We are a commune of inquiring, skeptical, politically centrist, capitalist, anglophile, traditionalist New England Yankee humans, humanoids, and animals with many interests beyond and above politics. Each of us has had a high-school education (or GED), but all had ADD so didn't pay attention very well, especially the dogs. Each one of us does "try my best to be just like I am," and none of us enjoys working for others, including for Maggie, from whom we receive neither a nickel nor a dime. Freedom from nags, cranks, government, do-gooders, control-freaks and idiots is all that we ask for.
What is needed is a renewed humility. We are not the masters of the sources of happiness; they ever elude the appointments we make with them, springing up when we least expect them and fleeing when we would hold them close. The excessive ambition to expunge all that is weak or broken in body or mind, to control moods and states of soul, sadness, chagrin, moments of emptiness—all this runs up against our finitude, against the inertia of the human species, which we cannot manipulate like some raw material. We have the power to avoid or to heal certain evils, yes, but we cannot order happiness as if it were a meal in a restaurant.
The Western cult of happiness is indeed a strange adventure, something like a collective intoxication. In the guise of emancipation, it transforms a high ideal into its opposite. Condemned to joy, we must be happy or lose all standing in society. It is not a question of knowing whether we are more or less happy than our ancestors; our conception of the thing itself has changed, and we are probably the first society in history to make people unhappy for not being happy.
Readers know that, much as I value whatever joy and contentment come my way, I find "happiness" difficult to define and, furthermore, do not view it as a particularly meaningful or important goal of life as if is often defined. For example, if performing painful or sacrificial duties is what is satisfying to you, then how can you construct a universal definition of "happiness" when the word may mean "ease and comfort" to another person?
Christians will sometimes differentiate between happiness and joy, the former being more ephemeral and superficial, the latter deeper and more lasting. It is certainly as much a Greek as a Hebrew idea, that a virtuous life ultimately produces more satisfaction, even if any snapshot moment might be an unhappy one.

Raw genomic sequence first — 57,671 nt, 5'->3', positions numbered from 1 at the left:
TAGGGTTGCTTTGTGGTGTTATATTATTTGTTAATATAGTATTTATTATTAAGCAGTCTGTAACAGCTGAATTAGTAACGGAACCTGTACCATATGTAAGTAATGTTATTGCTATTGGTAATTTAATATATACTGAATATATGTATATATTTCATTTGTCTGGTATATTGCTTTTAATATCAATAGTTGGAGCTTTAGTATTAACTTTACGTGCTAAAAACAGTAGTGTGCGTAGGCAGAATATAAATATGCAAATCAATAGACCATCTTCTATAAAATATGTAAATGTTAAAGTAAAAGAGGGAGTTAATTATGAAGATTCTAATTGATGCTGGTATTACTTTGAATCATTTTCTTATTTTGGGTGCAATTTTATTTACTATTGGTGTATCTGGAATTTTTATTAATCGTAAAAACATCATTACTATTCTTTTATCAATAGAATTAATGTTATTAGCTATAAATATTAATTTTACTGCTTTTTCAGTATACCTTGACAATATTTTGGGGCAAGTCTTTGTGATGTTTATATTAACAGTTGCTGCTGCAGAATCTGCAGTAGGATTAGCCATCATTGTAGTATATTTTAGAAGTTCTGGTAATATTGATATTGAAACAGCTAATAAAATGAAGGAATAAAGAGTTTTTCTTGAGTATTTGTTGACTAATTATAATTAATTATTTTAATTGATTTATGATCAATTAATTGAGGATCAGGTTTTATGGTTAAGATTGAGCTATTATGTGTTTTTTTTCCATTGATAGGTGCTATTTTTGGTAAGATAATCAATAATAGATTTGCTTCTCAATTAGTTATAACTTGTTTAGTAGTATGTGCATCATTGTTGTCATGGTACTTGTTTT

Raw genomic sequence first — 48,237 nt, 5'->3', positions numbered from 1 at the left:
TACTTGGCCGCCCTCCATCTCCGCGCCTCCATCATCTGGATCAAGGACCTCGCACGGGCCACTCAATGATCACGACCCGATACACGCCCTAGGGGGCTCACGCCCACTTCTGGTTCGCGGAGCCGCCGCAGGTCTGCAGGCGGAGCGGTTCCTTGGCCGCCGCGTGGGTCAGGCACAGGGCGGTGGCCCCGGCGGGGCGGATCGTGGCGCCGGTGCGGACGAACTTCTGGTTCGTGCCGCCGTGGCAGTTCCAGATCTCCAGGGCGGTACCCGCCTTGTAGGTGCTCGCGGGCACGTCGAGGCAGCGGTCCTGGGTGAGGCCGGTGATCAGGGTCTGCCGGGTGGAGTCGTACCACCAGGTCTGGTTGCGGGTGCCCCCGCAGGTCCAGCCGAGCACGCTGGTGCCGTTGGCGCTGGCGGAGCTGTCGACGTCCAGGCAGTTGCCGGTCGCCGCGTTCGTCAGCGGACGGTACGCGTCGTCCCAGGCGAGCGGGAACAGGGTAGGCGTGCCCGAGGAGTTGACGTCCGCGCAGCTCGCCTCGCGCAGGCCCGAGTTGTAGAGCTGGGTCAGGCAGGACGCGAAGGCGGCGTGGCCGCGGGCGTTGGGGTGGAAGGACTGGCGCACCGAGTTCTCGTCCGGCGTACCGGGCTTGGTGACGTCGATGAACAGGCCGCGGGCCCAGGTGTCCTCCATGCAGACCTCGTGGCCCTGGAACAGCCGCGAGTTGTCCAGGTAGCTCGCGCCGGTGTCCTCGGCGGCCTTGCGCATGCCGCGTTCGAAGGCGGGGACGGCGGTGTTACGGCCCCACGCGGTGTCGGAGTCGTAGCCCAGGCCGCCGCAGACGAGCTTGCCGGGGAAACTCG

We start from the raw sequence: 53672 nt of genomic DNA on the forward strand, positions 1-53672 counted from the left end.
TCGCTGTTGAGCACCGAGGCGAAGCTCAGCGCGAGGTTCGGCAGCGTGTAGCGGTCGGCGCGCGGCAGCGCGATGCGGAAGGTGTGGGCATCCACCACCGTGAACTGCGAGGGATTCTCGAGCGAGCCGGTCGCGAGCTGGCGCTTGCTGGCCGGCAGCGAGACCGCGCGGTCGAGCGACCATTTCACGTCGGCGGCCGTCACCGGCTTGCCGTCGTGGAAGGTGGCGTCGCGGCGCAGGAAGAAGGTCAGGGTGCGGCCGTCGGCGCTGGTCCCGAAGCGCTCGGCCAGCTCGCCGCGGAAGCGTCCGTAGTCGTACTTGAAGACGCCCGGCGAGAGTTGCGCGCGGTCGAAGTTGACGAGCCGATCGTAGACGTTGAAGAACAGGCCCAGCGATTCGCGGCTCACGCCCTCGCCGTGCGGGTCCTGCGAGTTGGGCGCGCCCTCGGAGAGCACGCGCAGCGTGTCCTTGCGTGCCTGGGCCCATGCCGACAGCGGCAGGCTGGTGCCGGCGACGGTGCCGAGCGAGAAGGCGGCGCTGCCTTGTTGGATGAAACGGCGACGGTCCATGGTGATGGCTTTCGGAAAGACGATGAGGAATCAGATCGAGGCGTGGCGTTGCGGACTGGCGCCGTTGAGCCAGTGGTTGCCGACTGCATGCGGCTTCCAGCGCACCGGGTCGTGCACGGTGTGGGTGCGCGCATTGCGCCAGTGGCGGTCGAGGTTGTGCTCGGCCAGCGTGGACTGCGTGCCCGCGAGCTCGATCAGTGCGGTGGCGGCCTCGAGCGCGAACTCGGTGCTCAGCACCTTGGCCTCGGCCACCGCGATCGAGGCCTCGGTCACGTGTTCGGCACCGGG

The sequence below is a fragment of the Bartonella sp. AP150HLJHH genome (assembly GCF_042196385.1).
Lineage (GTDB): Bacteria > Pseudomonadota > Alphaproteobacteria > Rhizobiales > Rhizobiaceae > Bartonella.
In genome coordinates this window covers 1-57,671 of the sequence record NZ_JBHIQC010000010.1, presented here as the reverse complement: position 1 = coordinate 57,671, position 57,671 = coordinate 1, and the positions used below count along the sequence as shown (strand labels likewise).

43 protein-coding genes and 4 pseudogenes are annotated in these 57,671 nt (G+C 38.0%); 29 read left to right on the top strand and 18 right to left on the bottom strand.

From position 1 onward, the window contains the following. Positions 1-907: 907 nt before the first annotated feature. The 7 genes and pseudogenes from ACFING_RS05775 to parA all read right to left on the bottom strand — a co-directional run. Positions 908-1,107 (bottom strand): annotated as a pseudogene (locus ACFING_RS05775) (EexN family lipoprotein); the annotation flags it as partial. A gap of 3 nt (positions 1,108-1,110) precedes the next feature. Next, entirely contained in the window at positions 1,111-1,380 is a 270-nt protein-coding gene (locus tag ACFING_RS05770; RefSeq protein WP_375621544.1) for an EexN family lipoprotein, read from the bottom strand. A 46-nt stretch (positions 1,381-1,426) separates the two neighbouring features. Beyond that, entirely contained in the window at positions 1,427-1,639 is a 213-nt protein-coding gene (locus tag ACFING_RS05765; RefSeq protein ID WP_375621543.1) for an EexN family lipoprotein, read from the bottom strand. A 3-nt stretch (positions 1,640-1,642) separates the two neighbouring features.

As most of humanity starved until 1700, and even up to 1900, were in hunger part of every year (and don't even start on injury and disease), I don't think the question of happiness came up in quite the same way. We are in new territories of comfort, but somehow are less satisfied. My suspicion is that knowledge of the wealth of others is now more available to us, and we are childishly resentful.
Assistant Village Idiot
Don't know why, but the image of old photographs came into my mind after reading this. The people were always unsmiling, in contrast to our present-day "happy" faces. I call bullcrap, on our current lifestyles and mores.
No mas. Take it away, somebody with more brains than me.
It’s selfishness and egotism. The writer attempts to indict consumer culture. But what values motivate consumption? Particularly the kind of gluttonous, self-absorbed consumption that is assumed in the anti-consumer cant?
That squares with AVI’s childish resentment and Big_Al’s photos. Kids are notoriously self-centered. And the pre-consumer folk were concerned with doing something (maybe avoiding starvation) instead of navel-gazing about their own merits.
Happiness as a goal is ephemeral. As a byproduct or consequence of something else, happiness is a reward. Chasing happiness is like seeking a fever without having an infection.
We just lost a very young neighbor, whose short, tumultuous life has made me very thoughtful. Her first ten years were full of pain and tragedy. Her next six, after her grandparents rescued her, gave her many opportunities for joy. Many of us, and I certainly include myself, would have lacked the courage and trust that allowed her to accept the joy with both hands whenever it came her way.
What it says to me is that I'm to take the adventure that God sends me, and never let myself be hardened by anger or disappointment into rejecting the joy when it happens.